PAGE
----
UK embassy: Full text of Tory MPs’ proposed letter promoting Jerusalem move

MEE Staff

Middle East Eye  /  October 5, 2022 

Middle East Eye obtains documents circulated by pro-Israel lobby group to MPs as part of campaign in support of relocation.

Editor’s Note: The following is the text of a “suggested casework response” to constituents sent out by Conservative Friends of Israel to affiliated Conservative members of parliament along with a briefing note on 30 September ahead of this week’s party conference as part of a campaign in support of Prime Minister Liz Truss’s decision to review the location of the British embassy in Israel.

Thank you for taking the time to write to me.

I welcome Prime Minister Liz Truss’s pledge to review the location of the British Embassy in Israel.

Israel is a close ally of the UK. As forward-thinking democracies, our bilateral relationship makes our citizens healthier, safer and more prosperous.

The relocating of the Embassy would recognize the reality on the ground and be righting a historical anomaly. It has long been customary for sovereign countries to choose their capital city and for Embassies and other diplomatic offices to be located there. Israel should be no different in this regard.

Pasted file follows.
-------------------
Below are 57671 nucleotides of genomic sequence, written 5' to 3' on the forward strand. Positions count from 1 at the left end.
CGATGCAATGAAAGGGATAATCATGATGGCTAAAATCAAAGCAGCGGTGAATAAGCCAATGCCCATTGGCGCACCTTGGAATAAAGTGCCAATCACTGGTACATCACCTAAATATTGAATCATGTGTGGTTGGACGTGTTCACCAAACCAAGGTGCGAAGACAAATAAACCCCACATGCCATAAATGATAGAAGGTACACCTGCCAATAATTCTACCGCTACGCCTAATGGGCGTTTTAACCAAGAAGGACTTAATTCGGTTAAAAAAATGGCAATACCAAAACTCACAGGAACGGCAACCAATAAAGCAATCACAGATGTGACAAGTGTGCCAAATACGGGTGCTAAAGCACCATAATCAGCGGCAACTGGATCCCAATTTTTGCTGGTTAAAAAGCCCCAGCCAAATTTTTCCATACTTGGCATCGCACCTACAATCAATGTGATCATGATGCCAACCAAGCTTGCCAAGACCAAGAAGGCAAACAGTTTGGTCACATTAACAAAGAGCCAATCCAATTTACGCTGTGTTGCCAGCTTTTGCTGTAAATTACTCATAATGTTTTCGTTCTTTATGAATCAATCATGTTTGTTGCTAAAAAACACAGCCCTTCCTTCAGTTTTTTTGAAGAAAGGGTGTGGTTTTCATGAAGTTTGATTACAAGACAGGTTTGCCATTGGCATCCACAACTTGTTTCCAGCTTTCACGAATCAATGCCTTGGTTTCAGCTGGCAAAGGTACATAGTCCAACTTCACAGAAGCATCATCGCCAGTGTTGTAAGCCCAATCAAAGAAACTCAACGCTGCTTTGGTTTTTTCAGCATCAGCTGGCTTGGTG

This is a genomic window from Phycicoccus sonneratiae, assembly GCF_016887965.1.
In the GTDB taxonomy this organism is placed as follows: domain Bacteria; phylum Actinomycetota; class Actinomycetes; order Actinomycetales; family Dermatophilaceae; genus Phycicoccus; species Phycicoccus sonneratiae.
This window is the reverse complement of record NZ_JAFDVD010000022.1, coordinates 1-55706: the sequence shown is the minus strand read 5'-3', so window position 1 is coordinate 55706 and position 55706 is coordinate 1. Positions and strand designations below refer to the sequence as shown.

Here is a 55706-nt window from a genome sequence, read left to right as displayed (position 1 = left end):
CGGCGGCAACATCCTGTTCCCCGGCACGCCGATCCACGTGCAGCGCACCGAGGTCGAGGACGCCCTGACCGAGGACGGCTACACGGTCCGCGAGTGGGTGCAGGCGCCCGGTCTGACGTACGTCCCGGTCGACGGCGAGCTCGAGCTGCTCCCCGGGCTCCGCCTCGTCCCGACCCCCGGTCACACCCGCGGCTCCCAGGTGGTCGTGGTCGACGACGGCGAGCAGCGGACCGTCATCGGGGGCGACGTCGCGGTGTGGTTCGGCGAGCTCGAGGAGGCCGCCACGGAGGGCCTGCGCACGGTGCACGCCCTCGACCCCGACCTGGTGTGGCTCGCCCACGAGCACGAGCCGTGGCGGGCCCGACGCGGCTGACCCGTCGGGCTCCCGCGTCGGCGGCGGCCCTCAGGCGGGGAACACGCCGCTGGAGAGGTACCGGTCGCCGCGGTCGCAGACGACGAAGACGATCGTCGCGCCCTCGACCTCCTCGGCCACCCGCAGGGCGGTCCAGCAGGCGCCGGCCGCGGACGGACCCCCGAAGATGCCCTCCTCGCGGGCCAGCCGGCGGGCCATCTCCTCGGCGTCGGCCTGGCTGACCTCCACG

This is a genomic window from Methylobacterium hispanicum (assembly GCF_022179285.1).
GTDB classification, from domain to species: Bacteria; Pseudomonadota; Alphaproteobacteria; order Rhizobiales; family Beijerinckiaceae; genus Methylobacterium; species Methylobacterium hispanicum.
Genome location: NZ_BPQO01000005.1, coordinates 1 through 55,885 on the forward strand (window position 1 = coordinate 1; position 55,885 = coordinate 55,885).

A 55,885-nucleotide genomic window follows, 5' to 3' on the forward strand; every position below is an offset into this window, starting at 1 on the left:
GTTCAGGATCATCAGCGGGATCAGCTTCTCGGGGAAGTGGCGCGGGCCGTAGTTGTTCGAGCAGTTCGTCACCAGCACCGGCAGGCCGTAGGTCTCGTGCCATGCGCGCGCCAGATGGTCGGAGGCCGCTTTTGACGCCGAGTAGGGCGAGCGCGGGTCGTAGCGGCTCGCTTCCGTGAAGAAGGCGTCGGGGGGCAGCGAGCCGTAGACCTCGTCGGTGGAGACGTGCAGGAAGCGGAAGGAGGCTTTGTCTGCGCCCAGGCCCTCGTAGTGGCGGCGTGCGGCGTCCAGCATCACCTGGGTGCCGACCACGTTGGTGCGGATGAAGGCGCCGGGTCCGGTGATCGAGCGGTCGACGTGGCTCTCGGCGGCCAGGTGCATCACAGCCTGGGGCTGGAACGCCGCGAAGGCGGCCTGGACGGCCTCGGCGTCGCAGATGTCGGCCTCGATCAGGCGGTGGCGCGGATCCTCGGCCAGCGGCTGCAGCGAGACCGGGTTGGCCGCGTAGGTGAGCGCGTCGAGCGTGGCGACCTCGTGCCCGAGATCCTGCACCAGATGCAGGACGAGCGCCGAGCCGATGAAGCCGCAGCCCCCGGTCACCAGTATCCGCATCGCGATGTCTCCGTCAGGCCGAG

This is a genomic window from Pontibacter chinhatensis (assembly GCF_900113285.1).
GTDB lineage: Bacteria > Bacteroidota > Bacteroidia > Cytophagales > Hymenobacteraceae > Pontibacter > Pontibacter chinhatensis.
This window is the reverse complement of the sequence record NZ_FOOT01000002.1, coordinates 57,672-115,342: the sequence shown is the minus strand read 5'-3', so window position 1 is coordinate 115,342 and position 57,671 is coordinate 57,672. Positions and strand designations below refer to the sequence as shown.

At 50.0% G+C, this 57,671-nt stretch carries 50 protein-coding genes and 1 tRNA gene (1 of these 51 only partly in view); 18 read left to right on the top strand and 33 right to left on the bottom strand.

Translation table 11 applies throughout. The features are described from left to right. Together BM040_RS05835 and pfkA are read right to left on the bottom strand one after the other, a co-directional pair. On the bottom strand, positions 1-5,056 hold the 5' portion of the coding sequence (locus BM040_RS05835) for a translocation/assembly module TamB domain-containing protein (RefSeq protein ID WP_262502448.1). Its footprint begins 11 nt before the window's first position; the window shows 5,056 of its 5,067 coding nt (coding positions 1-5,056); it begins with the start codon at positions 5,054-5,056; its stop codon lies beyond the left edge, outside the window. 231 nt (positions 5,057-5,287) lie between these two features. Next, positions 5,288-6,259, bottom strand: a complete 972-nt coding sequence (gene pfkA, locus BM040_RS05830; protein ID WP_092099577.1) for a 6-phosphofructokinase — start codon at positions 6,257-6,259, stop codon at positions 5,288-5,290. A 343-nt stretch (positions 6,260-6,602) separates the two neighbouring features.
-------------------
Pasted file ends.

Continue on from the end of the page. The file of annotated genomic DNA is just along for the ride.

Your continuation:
Jerusalem has been the capital city of Israel since the modern state was founded in 1948 and the city has 3,000 years of Jewish history. Peace negotiations going back decades between Israel and the Palestinians have included a recognition of Jerusalem as Israel’s capital city and parties across Israel’s political spectrum also recognize it as such.

The State of Israel’s main institutions are all located in the city, including its Parliament, government ministries, Supreme Court, and the residences of both the Prime Minister and President. UK diplomats arriving in the country will receive their credentials from the President in Jerusalem and throughout their service will routinely hold meetings in the city.

At its core, a move to relocate the British Embassy to Jerusalem would be a bureaucratic one. It would not preclude efforts to secure a two-state solution, and would not see the UK taking a position on any final status issues, including the future status of the city.

Efforts to secure a lasting peace agreement and a viable and prosperous Palestinian state will continue and the UK will remain a committed supporter of the process.

It is important to also note that Israel is committed to maintaining the status quo of the holy sites, with Christian and Muslim worshippers free to practice their faith at the city’s (and country’s) many important religious sites.